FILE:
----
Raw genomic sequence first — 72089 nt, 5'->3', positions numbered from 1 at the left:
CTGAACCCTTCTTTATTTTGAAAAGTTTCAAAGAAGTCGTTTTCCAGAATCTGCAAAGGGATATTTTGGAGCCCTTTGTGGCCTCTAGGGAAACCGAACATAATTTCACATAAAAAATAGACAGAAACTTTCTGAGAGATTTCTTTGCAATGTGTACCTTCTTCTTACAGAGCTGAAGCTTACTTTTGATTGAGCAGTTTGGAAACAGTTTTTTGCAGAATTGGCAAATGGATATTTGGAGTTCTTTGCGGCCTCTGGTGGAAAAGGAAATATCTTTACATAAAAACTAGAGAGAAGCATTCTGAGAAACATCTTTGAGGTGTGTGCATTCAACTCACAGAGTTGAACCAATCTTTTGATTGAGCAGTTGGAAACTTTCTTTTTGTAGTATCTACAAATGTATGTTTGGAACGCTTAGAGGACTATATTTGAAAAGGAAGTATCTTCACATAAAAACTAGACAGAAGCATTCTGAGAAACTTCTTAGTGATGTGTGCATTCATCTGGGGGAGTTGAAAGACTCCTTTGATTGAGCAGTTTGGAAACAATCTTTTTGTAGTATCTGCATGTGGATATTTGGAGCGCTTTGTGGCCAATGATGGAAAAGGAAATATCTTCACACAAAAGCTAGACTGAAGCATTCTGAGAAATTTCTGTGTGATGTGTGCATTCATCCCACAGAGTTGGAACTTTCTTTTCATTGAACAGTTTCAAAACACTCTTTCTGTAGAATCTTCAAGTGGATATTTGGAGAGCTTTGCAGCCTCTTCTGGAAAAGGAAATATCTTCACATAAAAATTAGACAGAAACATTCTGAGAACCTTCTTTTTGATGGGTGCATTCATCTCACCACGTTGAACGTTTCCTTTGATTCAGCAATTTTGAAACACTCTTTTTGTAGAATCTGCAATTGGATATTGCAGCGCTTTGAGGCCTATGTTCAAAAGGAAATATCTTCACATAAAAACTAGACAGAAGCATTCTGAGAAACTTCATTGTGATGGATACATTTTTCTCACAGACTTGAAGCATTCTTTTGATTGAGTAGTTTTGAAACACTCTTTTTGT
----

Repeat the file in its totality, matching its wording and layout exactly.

Raw genomic sequence first — 72089 nt, 5'->3', positions numbered from 1 at the left:
CTGAACCCTTCTTTATTTTGAAAAGTTTCAAAGAAGTCGTTTTCCAGAATCTGCAAAGGGATATTTTGGAGCCCTTTGTGGCCTCTAGGGAAACCGAACATAATTTCACATAAAAAATAGACAGAAACTTTCTGAGAGATTTCTTTGCAATGTGTACCTTCTTCTTACAGAGCTGAAGCTTACTTTTGATTGAGCAGTTTGGAAACAGTTTTTTGCAGAATTGGCAAATGGATATTTGGAGTTCTTTGCGGCCTCTGGTGGAAAAGGAAATATCTTTACATAAAAACTAGAGAGAAGCATTCTGAGAAACATCTTTGAGGTGTGTGCATTCAACTCACAGAGTTGAACCAATCTTTTGATTGAGCAGTTGGAAACTTTCTTTTTGTAGTATCTACAAATGTATGTTTGGAACGCTTAGAGGACTATATTTGAAAAGGAAGTATCTTCACATAAAAACTAGACAGAAGCATTCTGAGAAACTTCTTAGTGATGTGTGCATTCATCTGGGGGAGTTGAAAGACTCCTTTGATTGAGCAGTTTGGAAACAATCTTTTTGTAGTATCTGCATGTGGATATTTGGAGCGCTTTGTGGCCAATGATGGAAAAGGAAATATCTTCACACAAAAGCTAGACTGAAGCATTCTGAGAAATTTCTGTGTGATGTGTGCATTCATCCCACAGAGTTGGAACTTTCTTTTCATTGAACAGTTTCAAAACACTCTTTCTGTAGAATCTTCAAGTGGATATTTGGAGAGCTTTGCAGCCTCTTCTGGAAAAGGAAATATCTTCACATAAAAATTAGACAGAAACATTCTGAGAACCTTCTTTTTGATGGGTGCATTCATCTCACCACGTTGAACGTTTCCTTTGATTCAGCAATTTTGAAACACTCTTTTTGTAGAATCTGCAATTGGATATTGCAGCGCTTTGAGGCCTATGTTCAAAAGGAAATATCTTCACATAAAAACTAGACAGAAGCATTCTGAGAAACTTCATTGTGATGGATACATTTTTCTCACAGACTTGAAGCATTCTTTTGATTGAGTAGTTTTGAAACACTCTTTTTGT